Rathod said his group is fundamentally different from ALEC because of its non-corporate backers.


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New mobile-malware detection technique uses gestures | Lucian Constantin | NetworkWorld.com

New mobile-malware detection technique uses gestures | Lucian Constantin | NetworkWorld.com | @The Convergence of ICT & Distributed Renewable Energy | Scoop.it

Mobile malware is a growing problem, but researchers from University of Alabama at Birmingham have figured out a new way of detecting when shady mobile apps get up to no good, such as trying to call premium-rate numbers unbeknowst to a phone’s owner.

The technique relies on using the phone’s motion, position and ambient sensors to learn the gestures that users typically make when they initiate phone calls, take pictures or use the phone’s NFC reader to scan credit cards.

Some mobile malware programs already abuse these services and security researchers expect their number will only increase.

The technology developed by the UAB researchers can monitor those three services and can check whether attempts to access them are accompanied by the natural gestures users are expected to make. If they’re not, they were likely initiated by malware.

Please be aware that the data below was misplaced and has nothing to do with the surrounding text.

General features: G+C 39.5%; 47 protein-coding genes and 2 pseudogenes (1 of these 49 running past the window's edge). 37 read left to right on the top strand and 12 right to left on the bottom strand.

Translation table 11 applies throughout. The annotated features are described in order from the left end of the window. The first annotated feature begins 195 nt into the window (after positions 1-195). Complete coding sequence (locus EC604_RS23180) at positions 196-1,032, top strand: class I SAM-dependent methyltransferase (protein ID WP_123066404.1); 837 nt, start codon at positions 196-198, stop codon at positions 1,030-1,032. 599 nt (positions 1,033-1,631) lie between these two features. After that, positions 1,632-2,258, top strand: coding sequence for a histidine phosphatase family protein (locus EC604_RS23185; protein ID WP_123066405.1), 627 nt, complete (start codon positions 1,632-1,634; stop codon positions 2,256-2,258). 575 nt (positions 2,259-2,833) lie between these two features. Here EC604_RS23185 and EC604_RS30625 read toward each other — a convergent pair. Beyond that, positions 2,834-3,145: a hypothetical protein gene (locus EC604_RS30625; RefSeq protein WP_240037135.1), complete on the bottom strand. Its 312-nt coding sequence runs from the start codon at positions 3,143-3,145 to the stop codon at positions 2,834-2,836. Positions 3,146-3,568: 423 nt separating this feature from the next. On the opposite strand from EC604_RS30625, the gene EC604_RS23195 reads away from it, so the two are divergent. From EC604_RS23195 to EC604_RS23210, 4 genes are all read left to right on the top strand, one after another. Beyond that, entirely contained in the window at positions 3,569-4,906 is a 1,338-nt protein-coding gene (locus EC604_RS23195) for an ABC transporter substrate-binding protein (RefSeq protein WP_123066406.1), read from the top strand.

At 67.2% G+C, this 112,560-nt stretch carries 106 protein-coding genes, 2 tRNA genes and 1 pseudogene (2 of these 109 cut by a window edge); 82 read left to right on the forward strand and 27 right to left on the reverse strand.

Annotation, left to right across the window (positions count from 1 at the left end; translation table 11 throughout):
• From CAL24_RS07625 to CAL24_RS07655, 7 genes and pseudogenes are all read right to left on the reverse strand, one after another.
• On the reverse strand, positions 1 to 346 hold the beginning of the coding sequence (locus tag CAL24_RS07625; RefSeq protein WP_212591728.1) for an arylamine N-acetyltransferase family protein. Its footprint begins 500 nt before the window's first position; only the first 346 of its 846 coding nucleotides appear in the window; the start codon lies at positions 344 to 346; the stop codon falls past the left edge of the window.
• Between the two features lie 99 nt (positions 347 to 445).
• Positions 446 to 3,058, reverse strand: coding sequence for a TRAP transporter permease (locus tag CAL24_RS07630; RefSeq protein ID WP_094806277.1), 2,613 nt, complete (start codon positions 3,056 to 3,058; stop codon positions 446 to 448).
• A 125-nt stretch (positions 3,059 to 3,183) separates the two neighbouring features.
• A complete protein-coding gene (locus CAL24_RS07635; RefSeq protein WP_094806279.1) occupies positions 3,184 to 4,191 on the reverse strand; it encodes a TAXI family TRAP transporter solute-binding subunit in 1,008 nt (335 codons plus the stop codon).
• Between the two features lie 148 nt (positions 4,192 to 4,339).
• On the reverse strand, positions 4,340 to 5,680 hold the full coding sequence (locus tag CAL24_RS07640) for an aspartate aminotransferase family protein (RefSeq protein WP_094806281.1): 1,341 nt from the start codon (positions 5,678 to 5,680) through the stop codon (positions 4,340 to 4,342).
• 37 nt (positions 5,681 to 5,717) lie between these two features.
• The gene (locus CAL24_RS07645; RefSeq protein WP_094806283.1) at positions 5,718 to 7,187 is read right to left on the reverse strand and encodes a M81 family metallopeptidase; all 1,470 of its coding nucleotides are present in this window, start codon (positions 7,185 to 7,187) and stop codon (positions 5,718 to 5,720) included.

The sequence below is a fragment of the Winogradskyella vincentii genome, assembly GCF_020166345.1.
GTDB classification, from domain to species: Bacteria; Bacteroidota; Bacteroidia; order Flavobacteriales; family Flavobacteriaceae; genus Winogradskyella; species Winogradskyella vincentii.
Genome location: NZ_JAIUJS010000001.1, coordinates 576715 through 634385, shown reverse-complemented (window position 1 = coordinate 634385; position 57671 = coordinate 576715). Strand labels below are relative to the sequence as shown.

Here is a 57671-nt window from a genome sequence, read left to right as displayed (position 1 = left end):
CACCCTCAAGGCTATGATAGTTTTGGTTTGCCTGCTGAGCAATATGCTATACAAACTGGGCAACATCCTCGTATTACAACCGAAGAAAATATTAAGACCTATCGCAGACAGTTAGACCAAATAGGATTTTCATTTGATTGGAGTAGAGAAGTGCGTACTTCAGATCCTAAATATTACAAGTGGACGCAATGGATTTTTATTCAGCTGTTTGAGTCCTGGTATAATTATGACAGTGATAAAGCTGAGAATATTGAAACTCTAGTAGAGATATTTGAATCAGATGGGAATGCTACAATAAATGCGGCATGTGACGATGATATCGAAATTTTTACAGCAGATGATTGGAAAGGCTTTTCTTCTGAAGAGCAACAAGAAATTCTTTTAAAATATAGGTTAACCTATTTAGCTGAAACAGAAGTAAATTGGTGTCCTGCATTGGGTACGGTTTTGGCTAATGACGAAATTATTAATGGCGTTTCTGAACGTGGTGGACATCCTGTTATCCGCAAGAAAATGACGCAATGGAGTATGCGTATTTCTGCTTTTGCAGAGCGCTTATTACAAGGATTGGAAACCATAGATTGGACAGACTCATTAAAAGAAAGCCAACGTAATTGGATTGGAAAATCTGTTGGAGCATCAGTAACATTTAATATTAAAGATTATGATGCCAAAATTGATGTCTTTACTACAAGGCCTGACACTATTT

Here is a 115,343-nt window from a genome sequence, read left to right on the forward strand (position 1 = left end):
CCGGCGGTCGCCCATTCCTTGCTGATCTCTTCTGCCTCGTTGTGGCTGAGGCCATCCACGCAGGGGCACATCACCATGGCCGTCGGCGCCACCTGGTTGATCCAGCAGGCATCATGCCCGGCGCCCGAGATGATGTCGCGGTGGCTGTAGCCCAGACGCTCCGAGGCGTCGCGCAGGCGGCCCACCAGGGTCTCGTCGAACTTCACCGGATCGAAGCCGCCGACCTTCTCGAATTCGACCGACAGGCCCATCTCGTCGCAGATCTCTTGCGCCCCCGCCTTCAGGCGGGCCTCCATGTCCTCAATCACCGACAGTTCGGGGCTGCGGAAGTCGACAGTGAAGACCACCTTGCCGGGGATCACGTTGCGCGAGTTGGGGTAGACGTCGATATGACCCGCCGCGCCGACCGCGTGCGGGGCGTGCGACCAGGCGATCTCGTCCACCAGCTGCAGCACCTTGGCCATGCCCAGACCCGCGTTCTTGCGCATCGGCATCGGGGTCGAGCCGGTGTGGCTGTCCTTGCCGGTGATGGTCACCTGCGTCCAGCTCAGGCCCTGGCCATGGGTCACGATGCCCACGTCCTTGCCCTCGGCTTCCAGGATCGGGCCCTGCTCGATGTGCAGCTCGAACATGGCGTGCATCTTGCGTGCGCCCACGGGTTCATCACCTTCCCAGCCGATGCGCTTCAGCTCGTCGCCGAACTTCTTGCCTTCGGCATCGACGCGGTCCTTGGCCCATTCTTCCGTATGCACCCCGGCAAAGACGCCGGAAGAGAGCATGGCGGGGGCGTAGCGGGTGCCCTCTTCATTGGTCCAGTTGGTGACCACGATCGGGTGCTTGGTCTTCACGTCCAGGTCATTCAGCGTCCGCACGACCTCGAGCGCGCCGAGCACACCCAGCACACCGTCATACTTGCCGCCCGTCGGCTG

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World’s first climate-positive data center being built in Sweden | Chris Wood | GizMag.com

World’s first climate-positive data center being built in Sweden | Chris Wood | GizMag.com | @The Convergence of ICT & Distributed Renewable Energy | Scoop.it

Information and communications technology consumes a full 10 percent of the world’s electricity, meaning that whenever a new data center is designed, its efficiency is of paramount concern. A new project, known as EcoDataCenter, will be the world’s first-climate positive data center, utilizing various techniques and technologies to ensure a positive impact on the wider world.

There are currently in excess of three million data centers in operation around the world, many of which have a significant negative impact on the environment, releasing heat into the atmosphere and contributing to global warming.

Sweden’s cold climate is well-suited to hosting data centers, with the region’s low average temperature – just 5°C (41°F) – helping to keep equipment cool. Energy prices in Sweden are also lower than many other parts of the world – approximately 40-50 percent lower than in the UK, according to statistics from Business Swede, Nord Pool Spot.